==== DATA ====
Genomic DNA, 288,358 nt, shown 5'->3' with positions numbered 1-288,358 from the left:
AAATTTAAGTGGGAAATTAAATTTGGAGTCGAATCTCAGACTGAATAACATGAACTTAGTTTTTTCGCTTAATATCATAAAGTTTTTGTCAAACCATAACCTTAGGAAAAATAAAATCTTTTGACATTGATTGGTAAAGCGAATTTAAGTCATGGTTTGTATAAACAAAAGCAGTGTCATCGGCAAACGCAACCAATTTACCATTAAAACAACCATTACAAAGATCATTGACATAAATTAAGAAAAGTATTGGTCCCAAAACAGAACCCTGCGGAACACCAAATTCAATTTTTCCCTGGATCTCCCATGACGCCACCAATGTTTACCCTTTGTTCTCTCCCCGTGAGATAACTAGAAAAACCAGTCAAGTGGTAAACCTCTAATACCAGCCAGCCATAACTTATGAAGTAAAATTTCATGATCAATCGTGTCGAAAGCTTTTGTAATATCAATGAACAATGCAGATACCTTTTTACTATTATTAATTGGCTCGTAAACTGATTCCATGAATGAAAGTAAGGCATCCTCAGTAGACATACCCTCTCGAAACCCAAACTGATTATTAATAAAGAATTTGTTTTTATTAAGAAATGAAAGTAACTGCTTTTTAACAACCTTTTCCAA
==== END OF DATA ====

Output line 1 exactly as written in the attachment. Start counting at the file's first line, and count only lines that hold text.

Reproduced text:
Genomic DNA, 288,358 nt, shown 5'->3' with positions numbered 1-288,358 from the left: